This View of Life Anything and everything from an evolutionary perspective.
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Evolution and Our Inner Conflict
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Image credit: Leif Parsons / New York Times

Are human beings intrinsically good but corruptible by the forces of evil, or the reverse, innately sinful yet redeemable by the forces of good? Are we built to pledge our lives to a group, even to the risk of death, or the opposite, built to place ourselves and our families above all else? Scientific evidence, a good part of it accumulated during the past 20 years, suggests that we are all of these things simultaneously. Each of us is inherently complicated. We are all genetic chimeras, at once saints and sinners — not because humanity has failed to reach some foreordained religious or ideological ideal — but because of the way our species originated across millions of years of biological evolution.

Don’t get me wrong. I am not implying that we are driven by instinct in the manner of animals. Yet in order to understand the human condition, it is necessary to accept that we do have instincts, and will be wise to take into account our very distant ancestors, as far back and in as fine a detail as possible. History is not enough to reach this level of understanding. It stops at the dawn of literacy, where it turns the rest of the story over to the detective work of archaeology; in still deeper time the quest becomes paleontology. For the real human story, history makes no sense without prehistory, and prehistory makes no sense without biology.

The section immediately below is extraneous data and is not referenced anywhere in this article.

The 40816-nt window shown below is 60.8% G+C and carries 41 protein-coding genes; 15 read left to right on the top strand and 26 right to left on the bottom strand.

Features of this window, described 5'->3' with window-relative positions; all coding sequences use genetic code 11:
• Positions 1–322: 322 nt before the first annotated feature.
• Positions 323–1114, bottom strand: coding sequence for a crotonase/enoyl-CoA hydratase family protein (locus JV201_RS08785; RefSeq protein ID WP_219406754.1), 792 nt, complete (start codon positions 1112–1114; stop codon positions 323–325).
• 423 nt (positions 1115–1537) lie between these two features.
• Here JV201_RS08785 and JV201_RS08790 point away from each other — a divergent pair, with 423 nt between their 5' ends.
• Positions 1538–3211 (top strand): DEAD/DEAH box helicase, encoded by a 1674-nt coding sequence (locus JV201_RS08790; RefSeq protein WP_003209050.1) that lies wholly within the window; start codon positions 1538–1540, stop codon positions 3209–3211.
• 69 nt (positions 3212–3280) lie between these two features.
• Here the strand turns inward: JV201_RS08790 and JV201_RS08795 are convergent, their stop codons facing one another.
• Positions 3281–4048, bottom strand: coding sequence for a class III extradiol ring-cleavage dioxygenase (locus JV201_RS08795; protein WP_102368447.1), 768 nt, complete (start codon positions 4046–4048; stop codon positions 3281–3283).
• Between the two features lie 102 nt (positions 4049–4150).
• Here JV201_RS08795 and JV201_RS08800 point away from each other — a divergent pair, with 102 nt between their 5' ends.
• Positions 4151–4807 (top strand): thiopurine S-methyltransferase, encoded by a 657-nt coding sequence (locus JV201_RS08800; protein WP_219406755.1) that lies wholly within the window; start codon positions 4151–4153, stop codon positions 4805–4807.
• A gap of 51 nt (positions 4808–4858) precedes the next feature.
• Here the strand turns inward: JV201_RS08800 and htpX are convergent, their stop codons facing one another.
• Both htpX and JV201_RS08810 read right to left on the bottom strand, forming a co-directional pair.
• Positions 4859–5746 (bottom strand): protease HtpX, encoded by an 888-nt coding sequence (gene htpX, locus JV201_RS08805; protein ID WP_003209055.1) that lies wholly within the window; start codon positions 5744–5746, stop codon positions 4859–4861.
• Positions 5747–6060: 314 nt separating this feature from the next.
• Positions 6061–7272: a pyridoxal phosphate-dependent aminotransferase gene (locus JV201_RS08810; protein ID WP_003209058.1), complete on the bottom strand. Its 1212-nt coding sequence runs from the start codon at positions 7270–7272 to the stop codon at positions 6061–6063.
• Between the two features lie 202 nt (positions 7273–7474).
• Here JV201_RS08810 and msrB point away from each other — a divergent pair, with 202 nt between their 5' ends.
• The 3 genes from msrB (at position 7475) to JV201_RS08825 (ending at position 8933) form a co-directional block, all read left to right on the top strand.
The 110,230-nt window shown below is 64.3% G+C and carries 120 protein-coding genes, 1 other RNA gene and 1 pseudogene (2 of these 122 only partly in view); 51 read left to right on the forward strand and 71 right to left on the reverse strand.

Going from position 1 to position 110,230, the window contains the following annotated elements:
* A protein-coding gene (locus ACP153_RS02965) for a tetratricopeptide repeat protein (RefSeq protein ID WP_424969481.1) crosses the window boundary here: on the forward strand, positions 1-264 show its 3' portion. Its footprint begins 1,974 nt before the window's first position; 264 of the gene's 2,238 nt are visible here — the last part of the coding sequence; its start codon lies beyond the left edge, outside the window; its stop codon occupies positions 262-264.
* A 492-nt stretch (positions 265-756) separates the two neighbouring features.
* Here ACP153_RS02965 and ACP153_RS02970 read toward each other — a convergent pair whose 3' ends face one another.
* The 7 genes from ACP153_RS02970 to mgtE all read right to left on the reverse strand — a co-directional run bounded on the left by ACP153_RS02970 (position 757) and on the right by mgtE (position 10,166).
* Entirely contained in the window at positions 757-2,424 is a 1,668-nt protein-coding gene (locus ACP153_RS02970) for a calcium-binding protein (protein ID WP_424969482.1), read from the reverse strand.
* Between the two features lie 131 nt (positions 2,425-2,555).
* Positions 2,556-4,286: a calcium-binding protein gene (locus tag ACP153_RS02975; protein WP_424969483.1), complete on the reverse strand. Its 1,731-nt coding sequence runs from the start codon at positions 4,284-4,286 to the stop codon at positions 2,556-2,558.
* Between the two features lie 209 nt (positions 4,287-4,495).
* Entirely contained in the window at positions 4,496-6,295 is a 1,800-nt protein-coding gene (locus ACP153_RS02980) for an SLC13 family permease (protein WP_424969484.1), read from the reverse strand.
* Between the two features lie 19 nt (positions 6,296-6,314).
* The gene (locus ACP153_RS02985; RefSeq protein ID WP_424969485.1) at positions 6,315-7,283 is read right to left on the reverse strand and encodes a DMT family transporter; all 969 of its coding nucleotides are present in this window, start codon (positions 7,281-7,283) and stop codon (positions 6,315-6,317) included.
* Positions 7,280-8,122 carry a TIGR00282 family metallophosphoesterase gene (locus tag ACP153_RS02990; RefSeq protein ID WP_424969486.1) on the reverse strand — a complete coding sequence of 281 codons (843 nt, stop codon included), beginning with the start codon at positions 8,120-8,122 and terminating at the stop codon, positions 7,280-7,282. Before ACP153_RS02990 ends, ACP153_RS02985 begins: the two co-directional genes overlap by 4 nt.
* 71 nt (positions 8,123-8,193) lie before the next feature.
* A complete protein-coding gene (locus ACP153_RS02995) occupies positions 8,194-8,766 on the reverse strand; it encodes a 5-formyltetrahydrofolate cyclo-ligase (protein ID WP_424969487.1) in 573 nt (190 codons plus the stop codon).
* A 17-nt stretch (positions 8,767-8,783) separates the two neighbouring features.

Within biology itself, the key to the mystery is the force that lifted pre-human social behavior to the human level. The leading candidate in my judgment is multilevel selection by which hereditary social behavior improves the competitive ability not of just individuals within groups but among groups as a whole. Its consequences can be plainly seen in the caste systems of ants, termites and other social insects. Between-group selection as a force operating in addition to between-individual selection simultaneously is not a new idea in biology. Charles Darwin correctly deduced its role, first in the insects and then in human beings — respectively in “On the Origin of Species” and “The Descent of Man.”

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